Pain During Intercourse: Why Does It Happen?

Pain during intercourse can be a cause for concern. If you've had a healthy sex life and are all of the sudden finding yourself in pain, one of these common conditions may be the culprit.


Pain during intercourse is sometimes due to a condition called vulvodynia. Vulvodynia is a nerve disorder characterized by a painful sensation around the vaginal opening-- not just during intercourse. The pain can be brought on by inserting a tampon, or even touching certain sensitive areas. Although the pain manifests itself differently from person to person, it's many times described as a burning or stabbing sensation.

It's unknown exactly what causes vulvodynia. Injury, an infection, previous sexual abuse, and antibiotics are all possible risk factors. Diagnosis involves the q-tip test, where your doctor will very gently touch various places in and around the vagina with a q-tip, looking for painful spots. Vulvodynia is sometimes treated with tricyclic antidepressants, nerve blockers, and even physical therapy.


Vaginismus is a condition where the muscles around the opening of the vagina tense up before penetration. The response is usually involuntary, and you may not even realize you're tensing up. As the muscles tighten, pain is felt-- it can be anywhere from a dull ache to a sharp burning.

Vaginismus may be a learned thing, as the result of a painful sexual encounter or sexual abuse. Alternatively, a person may also be born with the disorder. It may only occur with certain people or in certain positions, as well. To diagnose vaginismus, your doctor will listen to your symptoms and perform a physical examination. Kegel exercises are the typical treatment for vaginismus, as learning to relax the muscles is key to relieving pain.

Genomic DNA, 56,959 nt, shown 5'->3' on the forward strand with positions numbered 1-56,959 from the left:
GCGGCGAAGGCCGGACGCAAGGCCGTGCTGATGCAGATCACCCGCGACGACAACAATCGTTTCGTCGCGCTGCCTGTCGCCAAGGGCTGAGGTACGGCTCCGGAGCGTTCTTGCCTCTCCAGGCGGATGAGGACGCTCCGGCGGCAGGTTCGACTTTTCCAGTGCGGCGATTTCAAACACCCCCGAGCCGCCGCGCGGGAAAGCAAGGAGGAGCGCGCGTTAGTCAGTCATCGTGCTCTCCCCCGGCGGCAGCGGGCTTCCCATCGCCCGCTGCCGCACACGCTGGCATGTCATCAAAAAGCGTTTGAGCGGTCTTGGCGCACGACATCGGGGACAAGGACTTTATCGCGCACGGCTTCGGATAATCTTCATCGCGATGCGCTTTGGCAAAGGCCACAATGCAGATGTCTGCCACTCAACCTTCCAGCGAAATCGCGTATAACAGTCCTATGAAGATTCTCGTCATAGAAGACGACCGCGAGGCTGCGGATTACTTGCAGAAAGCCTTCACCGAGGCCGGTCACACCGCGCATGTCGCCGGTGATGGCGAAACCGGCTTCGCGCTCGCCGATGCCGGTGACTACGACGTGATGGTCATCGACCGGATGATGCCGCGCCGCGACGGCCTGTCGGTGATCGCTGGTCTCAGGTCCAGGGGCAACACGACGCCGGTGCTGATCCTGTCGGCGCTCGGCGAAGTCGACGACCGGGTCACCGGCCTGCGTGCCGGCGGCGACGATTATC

Vaginitis is a blanket term for a variety of infections that can occur in the vagina. These infections include yeast infections, trichomoniasis, and vaginosis. Symptoms are usually similar-- itching, painful intercourse, and unusual discharge. Certain symptoms may be more pronounced depending on the type of infection you have. For example, yeast infections generally involve intense itching.

Vaginitis can be caused by a number of things, including certain antibiotics, intercourse, and the use of douches. Birth control pills cause hormone fluctuations that may put you at an increased risk of developing vaginitis, as well. Treatment depends on the type of infection present, but typically antibiotic pills or creams are used.

If you are experiencing pain during intercourse, talk with your doctor or gynecologist like one from Women First OBGYN. With the right treatment, you will most likely be able to return to having a healthy, pain-free sex life.